Using recycled materials in Injection plastic mold remains a focus of protecting resources and the environment. However, although recycled plastic benefits applications in different sectors, including it for injection molding can create manufacturing and product-quality challenges.
As specialists in sustainable injection molding, Jinhong offers customers extensive knowledge of working with recycled material in plastics. Because of our hands-on experience, we’re familiar with how recycled materials may be friendlier to the environment than to injection molding.
A first hurdle in U.S. recycling is that our nation is still maturing in its practice of it. Other countries are more diligent in gathering and recycling sustainable materials. They also have lower costs and stricter standards for recycling programs. The greater expense of U.S. recycling appears in product and material pricing, including for injection molding.
Beyond recycling-related costs, injection molding further contends with recycled plastics’ differing properties and melting points, which can cause cross-contamination, procedural complications and variations affecting part quality.
Before Jinhong uses recycled plastic for injection molding, it is first extruded at another facility. During the extrusion process, the material is fed into a heated cylinder where a rotating auger pushes the melting plastic through a screen. Once the molten form cools, it is cut into recycled plastic pellets.
Pellets for injection molding of a polypropylene plastic closure or fitment might include recycled material with both polypropylene and polyethylene terephthalate (PET) from the extrusion. This is because polypropylene melts at 450°F and PET at 475°F. As the recycled material is processed at the facility, one might assume the melting-point difference would allow the polypropylene to go through the heated-cylinder screen at 450°F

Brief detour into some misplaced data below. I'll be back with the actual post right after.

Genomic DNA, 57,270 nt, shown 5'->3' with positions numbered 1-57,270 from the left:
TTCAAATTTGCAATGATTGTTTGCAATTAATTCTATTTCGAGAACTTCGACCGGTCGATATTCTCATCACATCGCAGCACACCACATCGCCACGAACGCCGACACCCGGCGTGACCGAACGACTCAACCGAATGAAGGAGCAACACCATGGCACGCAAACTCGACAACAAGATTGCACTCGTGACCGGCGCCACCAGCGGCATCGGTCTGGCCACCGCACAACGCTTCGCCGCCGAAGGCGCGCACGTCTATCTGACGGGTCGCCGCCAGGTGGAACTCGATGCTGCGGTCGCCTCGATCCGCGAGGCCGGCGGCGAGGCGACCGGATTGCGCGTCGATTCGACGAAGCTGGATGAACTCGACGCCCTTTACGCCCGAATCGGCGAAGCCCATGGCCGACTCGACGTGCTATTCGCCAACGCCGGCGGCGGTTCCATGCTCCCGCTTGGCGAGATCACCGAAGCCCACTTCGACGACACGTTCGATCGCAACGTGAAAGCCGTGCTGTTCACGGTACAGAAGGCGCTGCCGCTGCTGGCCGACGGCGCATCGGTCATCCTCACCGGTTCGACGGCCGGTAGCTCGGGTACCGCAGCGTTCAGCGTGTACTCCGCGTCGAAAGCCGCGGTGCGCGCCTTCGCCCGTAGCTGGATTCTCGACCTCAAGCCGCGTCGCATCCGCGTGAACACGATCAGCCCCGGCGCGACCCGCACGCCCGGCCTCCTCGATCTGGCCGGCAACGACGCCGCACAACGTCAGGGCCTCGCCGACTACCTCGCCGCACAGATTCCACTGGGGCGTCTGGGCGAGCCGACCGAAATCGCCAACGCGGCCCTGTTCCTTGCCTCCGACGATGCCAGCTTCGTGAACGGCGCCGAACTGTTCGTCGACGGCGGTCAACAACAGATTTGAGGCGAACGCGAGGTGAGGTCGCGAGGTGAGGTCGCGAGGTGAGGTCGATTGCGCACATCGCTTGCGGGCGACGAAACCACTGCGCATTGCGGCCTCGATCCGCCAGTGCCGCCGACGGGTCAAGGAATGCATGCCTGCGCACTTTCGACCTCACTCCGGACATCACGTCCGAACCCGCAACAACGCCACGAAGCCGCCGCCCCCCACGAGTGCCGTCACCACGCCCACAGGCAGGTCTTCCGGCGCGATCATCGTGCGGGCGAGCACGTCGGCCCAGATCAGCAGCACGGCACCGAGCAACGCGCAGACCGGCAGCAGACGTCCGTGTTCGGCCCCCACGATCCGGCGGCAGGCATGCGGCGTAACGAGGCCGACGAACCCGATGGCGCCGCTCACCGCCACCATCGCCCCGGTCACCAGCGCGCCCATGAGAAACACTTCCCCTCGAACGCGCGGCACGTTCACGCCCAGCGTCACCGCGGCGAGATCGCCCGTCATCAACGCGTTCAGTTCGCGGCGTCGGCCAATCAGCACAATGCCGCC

This often proves to not be the case. While the melting polypropylene passes the sitting PET, it creates a shear heat with it, melting the PET enough to force it through the screen and cross-contaminate the product.
Jinhong then receives the pellets for the current closure or fitment project, which will involve re-melting them and injecting fixed quantities of the plastic at a high pressure into a mold. The problem on our end is that as we’re melting the pellets compromised by the recycled plastics, the mixed material may not pass through certain gates that allow the plastic into the mold; our gates have different openings from the facility’s screens.
Similarly, some recycled plastics may contain bits of metal, which doesn’t melt as plastic does. When the melted plastic is pushed into the mold, those bits can plug our gates, forcing an uneven flow or, worse yet, restricting the flow. Both scenarios can impair the molded part’s quality. Either the part will be incomplete or it will lack the proper density, which can later cause product problems or failures.
Fixing such contamination typically calls for downtime by requiring either that the mold be removed from the press or the press be shut down to clean the part and clear the foreign material. The cost for this correction ranges from $500 to $3,000 or more.
Yet another concern with recycled materials for injection molding is the popular use of post-consumer scrap. Some recycled plastics carry chemicals absorbed from their former containers, such as those for lawn care or pest control. The recycled material can then introduce these chemicals into the new product.
In one instance, Jinhong was filling a mold with material that included plastic from recycled battery cases. The material had been extruded, filtered and pelletized, but enough battery acid remained to complicate the injection process. As the pellets were pushed in, heated and melted on our end, the hot, acidic gases that escaped through the mold vents began etching the molds, which allowed them to start rusting.